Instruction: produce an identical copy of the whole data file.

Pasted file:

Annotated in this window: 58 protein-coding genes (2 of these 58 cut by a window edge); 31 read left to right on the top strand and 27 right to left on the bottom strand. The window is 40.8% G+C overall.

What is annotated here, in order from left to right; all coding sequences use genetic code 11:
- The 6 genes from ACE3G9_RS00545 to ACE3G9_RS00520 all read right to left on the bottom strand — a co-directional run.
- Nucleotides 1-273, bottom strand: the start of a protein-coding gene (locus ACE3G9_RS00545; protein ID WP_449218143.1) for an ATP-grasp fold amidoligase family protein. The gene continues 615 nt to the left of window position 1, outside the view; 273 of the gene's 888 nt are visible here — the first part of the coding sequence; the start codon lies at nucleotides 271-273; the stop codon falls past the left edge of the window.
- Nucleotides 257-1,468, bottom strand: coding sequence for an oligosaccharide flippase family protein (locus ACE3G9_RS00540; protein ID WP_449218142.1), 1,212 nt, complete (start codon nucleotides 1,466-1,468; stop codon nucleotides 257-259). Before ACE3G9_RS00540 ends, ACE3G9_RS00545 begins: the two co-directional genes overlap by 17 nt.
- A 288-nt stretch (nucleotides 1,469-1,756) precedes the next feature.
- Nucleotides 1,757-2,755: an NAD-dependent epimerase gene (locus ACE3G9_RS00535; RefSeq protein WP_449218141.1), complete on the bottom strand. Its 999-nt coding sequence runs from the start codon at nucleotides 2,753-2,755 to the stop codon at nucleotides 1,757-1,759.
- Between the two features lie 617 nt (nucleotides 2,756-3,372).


Annotated in this window: 58 protein-coding genes (2 of these 58 cut by a window edge); 31 read left to right on the top strand and 27 right to left on the bottom strand. The window is 40.8% G+C overall.

What is annotated here, in order from left to right; all coding sequences use genetic code 11:
- The 6 genes from ACE3G9_RS00545 to ACE3G9_RS00520 all read right to left on the bottom strand — a co-directional run.
- Nucleotides 1-273, bottom strand: the start of a protein-coding gene (locus ACE3G9_RS00545; protein ID WP_449218143.1) for an ATP-grasp fold amidoligase family protein. The gene continues 615 nt to the left of window position 1, outside the view; 273 of the gene's 888 nt are visible here — the first part of the coding sequence; the start codon lies at nucleotides 271-273; the stop codon falls past the left edge of the window.
- Nucleotides 257-1,468, bottom strand: coding sequence for an oligosaccharide flippase family protein (locus ACE3G9_RS00540; protein ID WP_449218142.1), 1,212 nt, complete (start codon nucleotides 1,466-1,468; stop codon nucleotides 257-259). Before ACE3G9_RS00540 ends, ACE3G9_RS00545 begins: the two co-directional genes overlap by 17 nt.
- A 288-nt stretch (nucleotides 1,469-1,756) precedes the next feature.
- Nucleotides 1,757-2,755: an NAD-dependent epimerase gene (locus ACE3G9_RS00535; RefSeq protein WP_449218141.1), complete on the bottom strand. Its 999-nt coding sequence runs from the start codon at nucleotides 2,753-2,755 to the stop codon at nucleotides 1,757-1,759.
- Between the two features lie 617 nt (nucleotides 2,756-3,372).